However, most infections can be prevented by installing a few free add-ons to your browser. See The Five-Minute Cyber-Security Guide.

BUSINESS COMPETITORS

All large corporations employ their own Intelligence agents. They want to know what their competitors are up to, they want to know what is being said about them, and they want to know if anyone is selling secrets. But it’s not just the big boys; today any size business can employ the tools and techniques of a master-spy agency.

Mobile communications can be intercepted. Key-strokes logged. Confidential reports copied. Staff monitored. Customers poached.

The business may employ a hot IT guy, but the criminal will always find a backdoor. A hacker employing social engineering skills may surreptitiously drop a USB thumb drive marked Private in the hope that an inquisitive employee will slot it into an office machine to take a look. Result: instant infection. A CEO may be targeted via his outside interests and a way found into his phone or laptop.

Conversely, many companies inadvertently post confidential information online that can easily be retrieved by those that know how. For example, type the following into Google to get confidential business information from South Africa: filetype:xls site:za confidential.

 

STALKERS

It’s no longer necessary to hide in the bushes when today’s stalker can sip a latte at Café Nero and follow multiple victims in real time via the free Wi-Fi.

Download for free the suitably-named Creepy surveillance tool and you can keep close tabs on any active Twitter or Instagram user, following them on a map, seeing who they meet and much else. Conversely, acquire the victim’s Google log-in and see their location history on Google Maps to follow their every move.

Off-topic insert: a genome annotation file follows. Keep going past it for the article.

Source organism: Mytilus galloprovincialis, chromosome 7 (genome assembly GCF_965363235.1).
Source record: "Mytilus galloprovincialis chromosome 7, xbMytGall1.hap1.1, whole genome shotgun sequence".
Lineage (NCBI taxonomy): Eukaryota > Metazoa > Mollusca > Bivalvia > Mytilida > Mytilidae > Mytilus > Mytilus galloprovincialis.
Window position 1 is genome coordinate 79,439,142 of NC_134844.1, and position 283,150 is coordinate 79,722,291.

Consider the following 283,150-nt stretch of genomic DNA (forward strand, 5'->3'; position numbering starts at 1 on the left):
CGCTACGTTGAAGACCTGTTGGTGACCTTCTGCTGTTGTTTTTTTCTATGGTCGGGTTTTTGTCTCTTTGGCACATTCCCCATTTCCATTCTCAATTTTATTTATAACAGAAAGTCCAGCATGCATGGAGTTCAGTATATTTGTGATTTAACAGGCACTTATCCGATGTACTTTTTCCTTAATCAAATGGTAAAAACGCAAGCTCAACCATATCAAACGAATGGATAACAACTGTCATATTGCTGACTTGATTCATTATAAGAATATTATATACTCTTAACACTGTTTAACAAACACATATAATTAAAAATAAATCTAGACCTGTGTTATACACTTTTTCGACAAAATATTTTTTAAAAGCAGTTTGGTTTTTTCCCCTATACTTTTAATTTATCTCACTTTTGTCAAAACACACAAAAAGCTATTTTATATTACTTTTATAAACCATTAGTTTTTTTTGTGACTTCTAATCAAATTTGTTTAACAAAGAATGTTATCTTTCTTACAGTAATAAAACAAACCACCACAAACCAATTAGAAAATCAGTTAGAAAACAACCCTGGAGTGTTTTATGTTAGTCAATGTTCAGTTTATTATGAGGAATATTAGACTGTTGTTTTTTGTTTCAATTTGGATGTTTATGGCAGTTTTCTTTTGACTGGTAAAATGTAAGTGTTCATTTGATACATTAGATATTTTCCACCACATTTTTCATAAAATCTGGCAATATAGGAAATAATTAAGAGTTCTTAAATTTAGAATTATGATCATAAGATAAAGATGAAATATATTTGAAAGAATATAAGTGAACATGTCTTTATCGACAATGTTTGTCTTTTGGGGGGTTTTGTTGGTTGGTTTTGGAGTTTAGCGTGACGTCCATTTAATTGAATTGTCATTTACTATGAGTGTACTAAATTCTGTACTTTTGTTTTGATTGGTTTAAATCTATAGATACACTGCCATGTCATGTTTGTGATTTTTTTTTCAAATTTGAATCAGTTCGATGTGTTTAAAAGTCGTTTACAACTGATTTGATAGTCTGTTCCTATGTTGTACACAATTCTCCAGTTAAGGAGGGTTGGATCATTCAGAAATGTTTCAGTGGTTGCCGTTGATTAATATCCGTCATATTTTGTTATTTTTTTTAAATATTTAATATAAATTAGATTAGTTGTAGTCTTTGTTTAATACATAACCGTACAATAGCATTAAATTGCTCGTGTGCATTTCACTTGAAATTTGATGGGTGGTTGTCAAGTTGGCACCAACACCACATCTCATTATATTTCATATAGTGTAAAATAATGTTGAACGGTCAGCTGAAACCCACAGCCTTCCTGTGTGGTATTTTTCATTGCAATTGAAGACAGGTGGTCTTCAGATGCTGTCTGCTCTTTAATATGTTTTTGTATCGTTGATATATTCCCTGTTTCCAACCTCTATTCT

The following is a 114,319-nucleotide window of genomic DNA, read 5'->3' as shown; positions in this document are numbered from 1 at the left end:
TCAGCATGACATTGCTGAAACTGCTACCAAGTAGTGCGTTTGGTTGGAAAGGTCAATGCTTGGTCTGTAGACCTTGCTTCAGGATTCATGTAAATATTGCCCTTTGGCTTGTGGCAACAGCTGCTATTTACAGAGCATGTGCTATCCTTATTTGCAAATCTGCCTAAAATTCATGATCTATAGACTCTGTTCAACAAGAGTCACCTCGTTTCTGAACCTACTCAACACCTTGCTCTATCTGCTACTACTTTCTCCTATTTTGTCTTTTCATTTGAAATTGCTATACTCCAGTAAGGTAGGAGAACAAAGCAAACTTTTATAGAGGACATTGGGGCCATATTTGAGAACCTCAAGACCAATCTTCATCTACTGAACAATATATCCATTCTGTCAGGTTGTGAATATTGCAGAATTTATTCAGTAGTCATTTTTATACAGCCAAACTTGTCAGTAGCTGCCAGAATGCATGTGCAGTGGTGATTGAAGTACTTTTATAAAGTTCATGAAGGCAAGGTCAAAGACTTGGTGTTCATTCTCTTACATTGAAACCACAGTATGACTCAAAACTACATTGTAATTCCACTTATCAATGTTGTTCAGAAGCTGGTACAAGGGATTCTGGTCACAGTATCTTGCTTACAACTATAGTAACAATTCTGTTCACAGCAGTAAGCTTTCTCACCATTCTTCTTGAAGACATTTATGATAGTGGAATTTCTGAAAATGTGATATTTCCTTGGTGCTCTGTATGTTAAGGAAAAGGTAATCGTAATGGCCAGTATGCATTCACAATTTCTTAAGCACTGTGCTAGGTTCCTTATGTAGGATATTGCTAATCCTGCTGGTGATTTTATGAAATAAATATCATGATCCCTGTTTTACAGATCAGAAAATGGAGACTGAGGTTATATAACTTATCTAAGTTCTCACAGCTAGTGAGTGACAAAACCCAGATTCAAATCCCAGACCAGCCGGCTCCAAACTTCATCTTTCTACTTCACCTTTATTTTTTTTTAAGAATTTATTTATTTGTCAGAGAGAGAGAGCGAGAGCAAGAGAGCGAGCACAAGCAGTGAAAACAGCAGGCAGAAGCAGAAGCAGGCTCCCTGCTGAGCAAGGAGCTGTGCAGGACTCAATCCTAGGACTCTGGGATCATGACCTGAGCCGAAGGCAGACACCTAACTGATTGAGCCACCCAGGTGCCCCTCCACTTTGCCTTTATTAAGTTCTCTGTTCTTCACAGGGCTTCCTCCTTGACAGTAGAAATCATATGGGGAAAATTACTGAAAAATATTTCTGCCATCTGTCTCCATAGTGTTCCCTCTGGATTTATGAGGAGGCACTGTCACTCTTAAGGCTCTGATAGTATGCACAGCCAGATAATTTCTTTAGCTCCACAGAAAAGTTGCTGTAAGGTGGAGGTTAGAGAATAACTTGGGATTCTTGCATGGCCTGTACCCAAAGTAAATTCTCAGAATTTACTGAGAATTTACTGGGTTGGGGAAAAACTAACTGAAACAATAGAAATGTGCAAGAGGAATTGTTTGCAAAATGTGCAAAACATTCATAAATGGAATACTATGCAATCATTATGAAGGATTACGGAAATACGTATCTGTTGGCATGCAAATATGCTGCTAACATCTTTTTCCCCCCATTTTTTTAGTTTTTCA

Or borrow someone’s phone for a few minutes and secretly install a subscription-based surveillance package allowing the stalker to follow the GPS signal, listen in on conversations, read text and emails, examine images, videos and Skype calls, check web habits, log passwords, block callers or outgoing numbers, and activate the microphone and camera. Packages start at under US$50 a month.

The term “Internet of Things” refers to all those other things connected to the Internet: refrigerators and domestic lighting, security cameras and door locks, for example. One simple way for an intruder to gain control is via the domestic router that channels the Wi-Fi and other digital connections. The default Username for many of these devices is often “admin” and the Password “1234” or “password”. Anybody within range with the right program on their laptop or tablet can gain total control and log all Internet activity at the same time. Although the passwords can easily be reset by following the manufacturer’s instructions, few people ever bother.

MALICIOUS TROLLS

Don’t make any serious enemies in the digital world where reputation destruction is all too easy and suicide all too common.

At DoxBin on the Tor Network http://doxbinzqkeoso6sl.onion/ those with a grudge post every connection to their target from basic email address and social media profiles, to Social Security numbers and home addresses. Then they encourage other malicious folk to go destroy their lives.

There are people out there who will gladly tip off a SWAT team to come and batter down your door. Rent-A-Hacker will arrange for a bankruptcy for under US$700. Destroying a life costs a little more.

*To access the Tor Network, download the free Tor-Firefox browser and follow the simple instructions.

Conrad Jaeger is the author of “Deep Web Secrecy and Security” available direct from the publisher price US$9.99.

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One thought on “A Quick Guide to Being Cyber-Savvy by Conrad Jaeger